British stocks are lagging far behind all other major assets in the Covid recovery as Brexit jitters return to haunt London’s unloved market.
UK equities and gilts were the worst performers of 20 top assets in the last three months, according to Barclays, unable to keep up with stocks elsewhere in the world as well as bonds and commodities.
Only oil has performed worse in 2020 with the FTSE 100 and 250 still down a respective 21pc and 19pc this year. By comparison, the S&P 500 US benchmark is up 8pc after a remarkable recovery. The Euro Stoxx 50 is down by a more modest 11pc.
Emmanuel Cau, head of European equity strategy at Barclays, said London’s domestically focused stocks are being hit by investor concerns about Brexit as money is yanked out of the UK market ahead of a December deadline for trade talks. Of 40 market indices tracked by the bank globally, the FTSE 100 was the worst performer in the past quarter. Only stocks in Spain, Austria and Singapore have done worse in the last 12 months.
Traders could be pricing in Brexit uncertainty, Mr Cau said, adding that a rise in the pound versus the dollar over August has also weighed on the FTSE’s big international earners as the greenback slides on currency markets.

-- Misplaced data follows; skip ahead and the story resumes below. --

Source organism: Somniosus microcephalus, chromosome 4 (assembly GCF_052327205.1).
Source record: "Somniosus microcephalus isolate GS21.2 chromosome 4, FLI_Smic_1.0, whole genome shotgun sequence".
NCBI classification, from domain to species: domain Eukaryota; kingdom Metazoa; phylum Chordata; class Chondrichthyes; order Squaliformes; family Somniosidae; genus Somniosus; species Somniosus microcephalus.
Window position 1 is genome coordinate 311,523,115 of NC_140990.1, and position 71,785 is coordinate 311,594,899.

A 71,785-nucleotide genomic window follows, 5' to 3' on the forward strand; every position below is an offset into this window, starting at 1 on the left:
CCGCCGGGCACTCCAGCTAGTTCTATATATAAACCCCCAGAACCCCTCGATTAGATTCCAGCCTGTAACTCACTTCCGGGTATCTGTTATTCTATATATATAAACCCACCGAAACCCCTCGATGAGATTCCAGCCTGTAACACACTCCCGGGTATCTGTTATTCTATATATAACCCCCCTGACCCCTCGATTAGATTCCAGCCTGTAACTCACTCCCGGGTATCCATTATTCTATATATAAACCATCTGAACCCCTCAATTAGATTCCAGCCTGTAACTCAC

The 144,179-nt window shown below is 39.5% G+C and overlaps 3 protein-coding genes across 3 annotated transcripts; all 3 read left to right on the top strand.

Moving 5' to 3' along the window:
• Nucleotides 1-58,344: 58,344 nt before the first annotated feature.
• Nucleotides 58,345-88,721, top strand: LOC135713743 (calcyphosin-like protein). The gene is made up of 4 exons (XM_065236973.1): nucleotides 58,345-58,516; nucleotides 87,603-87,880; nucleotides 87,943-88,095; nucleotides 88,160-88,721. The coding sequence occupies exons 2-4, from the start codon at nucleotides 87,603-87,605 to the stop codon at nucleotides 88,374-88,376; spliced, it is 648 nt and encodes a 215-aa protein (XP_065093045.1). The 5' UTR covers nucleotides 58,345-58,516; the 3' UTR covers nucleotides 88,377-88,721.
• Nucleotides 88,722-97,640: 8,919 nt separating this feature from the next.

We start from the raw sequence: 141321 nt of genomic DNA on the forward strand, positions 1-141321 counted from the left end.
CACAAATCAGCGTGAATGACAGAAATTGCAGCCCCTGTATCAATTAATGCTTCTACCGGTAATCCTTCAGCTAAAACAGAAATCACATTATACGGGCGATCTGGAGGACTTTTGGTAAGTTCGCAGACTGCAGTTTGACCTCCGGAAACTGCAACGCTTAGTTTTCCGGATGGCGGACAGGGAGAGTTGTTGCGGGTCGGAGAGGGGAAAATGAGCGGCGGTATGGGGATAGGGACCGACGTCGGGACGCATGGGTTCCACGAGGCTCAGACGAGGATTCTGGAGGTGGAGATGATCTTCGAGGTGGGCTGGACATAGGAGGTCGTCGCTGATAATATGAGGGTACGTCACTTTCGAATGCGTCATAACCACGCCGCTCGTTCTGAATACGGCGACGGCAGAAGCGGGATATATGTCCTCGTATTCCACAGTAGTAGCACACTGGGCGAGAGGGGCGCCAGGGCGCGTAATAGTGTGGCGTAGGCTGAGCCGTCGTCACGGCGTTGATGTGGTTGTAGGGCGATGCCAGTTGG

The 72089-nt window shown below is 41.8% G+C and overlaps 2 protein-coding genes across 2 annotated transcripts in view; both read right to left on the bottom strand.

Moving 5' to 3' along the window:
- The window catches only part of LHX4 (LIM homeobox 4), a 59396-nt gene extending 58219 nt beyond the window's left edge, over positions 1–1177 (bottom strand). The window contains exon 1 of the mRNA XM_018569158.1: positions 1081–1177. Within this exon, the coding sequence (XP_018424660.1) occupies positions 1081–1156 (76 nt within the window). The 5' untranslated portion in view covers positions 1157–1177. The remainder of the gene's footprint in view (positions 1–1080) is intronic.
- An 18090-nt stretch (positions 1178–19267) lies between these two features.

Many FTSE 100 firms earn their money in dollars, so a stronger pound means profits are worth less when converted to sterling. The stimulus from central banks and governments has helped global stock markets rebound from their March nadir after Covid-19 fears rattled investors.
The markets recovery has been led by soaring US stocks, with the S&P 500 up 56pc since its March low to a record high. The latest leg of the US rally was fuelled by the Federal Reserve hinting it will continue with ultra-low interest rates. The US central bank is switching to an average inflation target, meaning it will tolerate higher price rises before lifting rates. The S&P opened at a record high for a fifth straight day on Friday after Fed chairman Jay Powell’s speech the day before.
Mr Cau warned that fears are now mounting over a correction, where shares fall more than 10pc from an index’s 52-week high. The US election, a “jittery bond market” and the second Covid wave in Europe are all “potential headwinds” for global markets, he said.
Joachim Klement, analyst at broker Liberum, said the Fed’s switch to a 2pc average inflation target means interest rate hikes are unlikely. He argued that other central banks, including the Bank of England, will likely follow as reining in support would trigger a rise in the pound against the dollar. He added: “Given the dire economic situation in Europe and the UK, it seems far-fetched to believe the Bank or European Central Bank would consider tightening monetary policy in the next five years. Instead, they are flirting with similar changes as the Fed.”